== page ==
- Classes may be modified so a class will have specials, such as art, in their rooms rather than traveling to another classroom. Physical education and music classes are encouraged to be held outdoors when possible.
- Staff and students showing symptoms of COVID-19 or having been in contact with someone with confirmed or suspected COVID-19 within the previous 14 days should not be in school. Ill students and staff need to be home until they’ve met the criteria to end home isolation. Districts will have systems in place for self-reporting of symptoms and notification of exposure. Expect to be required to provide documentation of an okay to return to school
- Districts are expected to create policies and communication systems for family and staff including setting attendance policies that support students and staff to remain at home when ill. Expect guidance about what symptoms will require you to keep your child home.
- Districts should set their guidelines for meals on campus, face-covering requirements, availability of hand hygiene, restroom use, cleaning, steps to minimize crowding, and consideration of ensuring adequate supplies that minimize the sharing of materials.
- Schools should ensure that ventilation systems are operating and increased circulation of outdoor air as much as possible through opening windows and doors that do not pose a safety risk and the use of fans.
- Daily health checks of staff and students are encouraged with consideration for confidentiality regulations and laws.
- Expect that there will be limitations on visitors and volunteers. Visitors and volunteers should expect to wear a face-covering while in school buildings, maintain physical distancing, and restrict their movement to only necessary areas. IEP and 504 meetings will occur virtually.
- Districts will have resources and plans in place with respect to the mental and emotional health of students and staff. Educators will discuss current events with facts and honesty while affirming the concerns and fears of students and are provided resources for trauma-informed social and emotional learning for all students, including those attending school virtually.
- Consideration for special education support for families across all learning environments is taken into account.
Questions Parents Are Asking
School supply lists?
- We can expect similar school supply lists as typical year for in person learning options, but you may want to consider extras. Unfortunately most sharing will be discouraged. Also add face masks to your shopping lists, cleaning wipes and hand sanitizer.
Can we carpool?
- It is likely that you will be asked to stay in your vehicle during drop-off and pick-up and students will have assigned entrances and walking traffic patterns.
Will there be bussing?
- Bussing procedures and availability will vary by district. Expect for arrival and departure times to be staggered, for drivers to be wearing a mask and/or be behind a plexiglass barrier. Kids are likely to be required to be spaced out while riding the bus.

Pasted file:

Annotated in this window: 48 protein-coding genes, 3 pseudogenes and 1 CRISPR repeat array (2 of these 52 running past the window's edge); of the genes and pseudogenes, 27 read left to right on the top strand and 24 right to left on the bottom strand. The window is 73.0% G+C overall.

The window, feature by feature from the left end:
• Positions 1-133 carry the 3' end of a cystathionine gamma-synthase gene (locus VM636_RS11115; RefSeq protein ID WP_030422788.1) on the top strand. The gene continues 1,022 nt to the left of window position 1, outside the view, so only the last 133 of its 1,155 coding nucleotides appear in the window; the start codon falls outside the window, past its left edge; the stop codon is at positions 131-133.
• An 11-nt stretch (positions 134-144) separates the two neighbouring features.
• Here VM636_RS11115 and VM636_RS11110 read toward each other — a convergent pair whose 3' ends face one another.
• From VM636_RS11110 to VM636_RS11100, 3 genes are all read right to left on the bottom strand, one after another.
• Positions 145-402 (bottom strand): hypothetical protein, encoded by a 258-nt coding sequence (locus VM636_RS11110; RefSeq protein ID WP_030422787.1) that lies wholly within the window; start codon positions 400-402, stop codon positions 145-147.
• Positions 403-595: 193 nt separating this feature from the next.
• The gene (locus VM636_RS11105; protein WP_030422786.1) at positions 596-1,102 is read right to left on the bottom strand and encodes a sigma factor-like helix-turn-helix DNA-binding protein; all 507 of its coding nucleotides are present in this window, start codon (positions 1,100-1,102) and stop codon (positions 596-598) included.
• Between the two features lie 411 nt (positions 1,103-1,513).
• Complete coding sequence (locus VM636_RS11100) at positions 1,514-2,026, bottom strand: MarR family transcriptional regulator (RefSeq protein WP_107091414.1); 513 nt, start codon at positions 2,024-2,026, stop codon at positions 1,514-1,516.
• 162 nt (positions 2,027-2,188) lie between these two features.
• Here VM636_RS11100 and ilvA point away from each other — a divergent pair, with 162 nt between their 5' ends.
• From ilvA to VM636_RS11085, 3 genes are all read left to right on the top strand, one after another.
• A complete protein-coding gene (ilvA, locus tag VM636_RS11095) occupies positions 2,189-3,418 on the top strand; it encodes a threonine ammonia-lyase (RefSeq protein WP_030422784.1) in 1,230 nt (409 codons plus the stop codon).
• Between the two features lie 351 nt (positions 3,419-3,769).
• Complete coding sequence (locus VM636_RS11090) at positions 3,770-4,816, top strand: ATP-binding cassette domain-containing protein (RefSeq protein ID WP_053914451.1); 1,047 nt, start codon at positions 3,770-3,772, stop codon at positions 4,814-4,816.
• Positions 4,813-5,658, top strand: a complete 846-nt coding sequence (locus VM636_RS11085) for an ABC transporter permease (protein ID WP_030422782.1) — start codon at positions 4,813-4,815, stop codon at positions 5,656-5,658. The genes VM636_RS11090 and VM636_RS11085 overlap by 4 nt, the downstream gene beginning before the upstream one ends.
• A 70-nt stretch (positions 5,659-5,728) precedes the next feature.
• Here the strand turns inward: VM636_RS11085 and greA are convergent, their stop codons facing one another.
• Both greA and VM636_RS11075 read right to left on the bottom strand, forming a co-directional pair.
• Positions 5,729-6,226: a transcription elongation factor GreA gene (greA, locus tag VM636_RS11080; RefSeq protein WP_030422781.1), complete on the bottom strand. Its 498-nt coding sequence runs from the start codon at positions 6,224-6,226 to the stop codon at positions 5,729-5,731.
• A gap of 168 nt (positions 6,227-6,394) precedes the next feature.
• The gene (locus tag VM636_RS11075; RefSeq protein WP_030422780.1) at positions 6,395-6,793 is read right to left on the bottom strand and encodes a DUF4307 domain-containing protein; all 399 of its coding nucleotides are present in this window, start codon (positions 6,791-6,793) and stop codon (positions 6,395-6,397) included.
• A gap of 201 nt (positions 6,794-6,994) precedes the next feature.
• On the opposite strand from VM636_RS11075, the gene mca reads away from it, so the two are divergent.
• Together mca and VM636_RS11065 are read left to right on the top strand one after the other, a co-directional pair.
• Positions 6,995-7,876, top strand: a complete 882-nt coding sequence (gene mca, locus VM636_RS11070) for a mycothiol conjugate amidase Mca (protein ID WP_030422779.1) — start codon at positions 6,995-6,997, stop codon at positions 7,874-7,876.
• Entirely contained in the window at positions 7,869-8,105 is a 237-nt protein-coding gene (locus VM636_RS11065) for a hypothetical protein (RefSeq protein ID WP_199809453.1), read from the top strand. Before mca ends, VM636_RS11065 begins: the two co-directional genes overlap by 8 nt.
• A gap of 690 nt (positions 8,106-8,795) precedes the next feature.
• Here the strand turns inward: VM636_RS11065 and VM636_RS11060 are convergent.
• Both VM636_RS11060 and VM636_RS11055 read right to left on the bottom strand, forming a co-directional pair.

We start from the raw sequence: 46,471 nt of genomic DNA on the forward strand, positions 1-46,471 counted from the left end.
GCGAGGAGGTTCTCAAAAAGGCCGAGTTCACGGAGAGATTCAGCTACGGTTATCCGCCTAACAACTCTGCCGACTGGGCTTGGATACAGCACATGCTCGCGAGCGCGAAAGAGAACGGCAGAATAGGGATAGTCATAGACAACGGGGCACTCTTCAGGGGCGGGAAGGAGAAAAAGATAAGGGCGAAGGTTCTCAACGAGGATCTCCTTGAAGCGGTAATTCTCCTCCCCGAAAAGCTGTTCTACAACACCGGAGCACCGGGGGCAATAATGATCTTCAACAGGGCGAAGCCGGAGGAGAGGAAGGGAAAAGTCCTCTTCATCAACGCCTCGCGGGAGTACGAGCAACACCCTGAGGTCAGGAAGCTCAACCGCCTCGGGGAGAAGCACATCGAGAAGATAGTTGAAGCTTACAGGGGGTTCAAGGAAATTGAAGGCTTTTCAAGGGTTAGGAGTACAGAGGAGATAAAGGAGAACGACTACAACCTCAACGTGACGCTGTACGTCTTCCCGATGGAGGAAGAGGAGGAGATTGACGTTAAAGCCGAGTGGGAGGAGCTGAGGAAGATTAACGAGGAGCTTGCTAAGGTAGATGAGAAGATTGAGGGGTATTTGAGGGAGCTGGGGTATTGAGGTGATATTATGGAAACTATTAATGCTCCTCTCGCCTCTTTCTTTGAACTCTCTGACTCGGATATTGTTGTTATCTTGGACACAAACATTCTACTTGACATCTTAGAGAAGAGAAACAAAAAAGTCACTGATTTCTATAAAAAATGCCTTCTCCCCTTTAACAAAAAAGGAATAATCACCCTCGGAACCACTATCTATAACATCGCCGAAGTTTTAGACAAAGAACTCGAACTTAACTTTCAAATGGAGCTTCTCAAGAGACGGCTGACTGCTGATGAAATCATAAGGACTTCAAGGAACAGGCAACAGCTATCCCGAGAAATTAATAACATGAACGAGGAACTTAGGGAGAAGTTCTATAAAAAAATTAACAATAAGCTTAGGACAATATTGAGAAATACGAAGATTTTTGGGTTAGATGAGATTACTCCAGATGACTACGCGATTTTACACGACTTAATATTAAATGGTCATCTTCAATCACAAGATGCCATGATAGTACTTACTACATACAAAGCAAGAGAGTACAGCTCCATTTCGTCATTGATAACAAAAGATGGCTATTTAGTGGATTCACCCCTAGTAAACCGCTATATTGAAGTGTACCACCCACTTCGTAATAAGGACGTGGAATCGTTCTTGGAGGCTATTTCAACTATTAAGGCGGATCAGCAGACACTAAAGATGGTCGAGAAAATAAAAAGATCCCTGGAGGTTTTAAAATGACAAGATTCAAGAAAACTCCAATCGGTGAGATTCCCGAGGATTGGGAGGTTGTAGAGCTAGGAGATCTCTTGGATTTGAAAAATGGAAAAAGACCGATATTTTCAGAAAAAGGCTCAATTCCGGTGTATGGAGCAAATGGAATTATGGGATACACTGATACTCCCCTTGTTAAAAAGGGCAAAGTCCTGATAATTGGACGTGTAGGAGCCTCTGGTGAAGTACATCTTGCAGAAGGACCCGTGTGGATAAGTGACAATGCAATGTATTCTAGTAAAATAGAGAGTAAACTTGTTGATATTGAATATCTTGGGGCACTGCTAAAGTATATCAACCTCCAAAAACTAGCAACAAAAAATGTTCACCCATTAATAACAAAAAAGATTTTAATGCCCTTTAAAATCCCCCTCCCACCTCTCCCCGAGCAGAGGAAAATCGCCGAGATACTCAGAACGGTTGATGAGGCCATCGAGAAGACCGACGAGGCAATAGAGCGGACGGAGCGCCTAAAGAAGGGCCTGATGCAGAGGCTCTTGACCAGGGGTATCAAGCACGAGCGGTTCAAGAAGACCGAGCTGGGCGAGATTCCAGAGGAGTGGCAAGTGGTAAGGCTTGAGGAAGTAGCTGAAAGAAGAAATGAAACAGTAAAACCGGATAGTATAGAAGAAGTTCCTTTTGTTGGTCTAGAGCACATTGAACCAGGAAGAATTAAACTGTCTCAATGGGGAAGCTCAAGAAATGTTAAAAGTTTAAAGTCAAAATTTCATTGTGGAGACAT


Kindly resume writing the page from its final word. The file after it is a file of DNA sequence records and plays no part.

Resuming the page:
Will my children be required to go to school?
- Families will be required to enroll children in a physical or virtual school environment or elect to file the form necessary to legally homeschool their children.
- You can expect that your school will have attendance policies in place that will take into account the 14+ days needed to be symptom-free before returning to school.
Will children be required to wear masks?
- This will also vary by the district as policies are set. You can expect that children will be at minimum educated about mask usage and encouraged to wear a face covering.
- Teachers and other school staff will likely be wearing masks.
What will lunches look like?
- Expect grab and go options for lunches and no salad bars or buffets. Single-use trays might be used.
- It is likely that there will be assigned seats and only one grade level at lunch at one time.
Will there be recess?
- Recess will most likely be in place. There will probably be social distancing guidelines in place for children such as only one grade level being outside at a time, no contact activities encouraged.
- Indoor recess, when necessary, will likely take place in individual classrooms.
Will supplies need to be shared?
- There will be very minimal sharing of supplies per the guidance from the DPI. Expect to be asked to label all individual supplies.
Will there be field trips?
- Virtual field trips and special speakers via video will be the norm.
Will there be sports?
- This is another one likely to vary by district. Sports with higher person to person contact may not be offered. Games may be held without spectators.
- Out of school activities like YMCA aftercare, KidsStage, and Girls on the Run are allowed with adherence to the guidelines in place at the district and school.
What if someone at school gets sick with COVID-19?
- Schools are advised to set up an isolation area for students that have symptoms that present during the school day that is separate from the area that injuries, etc are managed.
- Contact tracing is being facilitated through assigned seating in classroom and lunchroom environments and in many places, keeping kids separated by grade level for lunch and recess.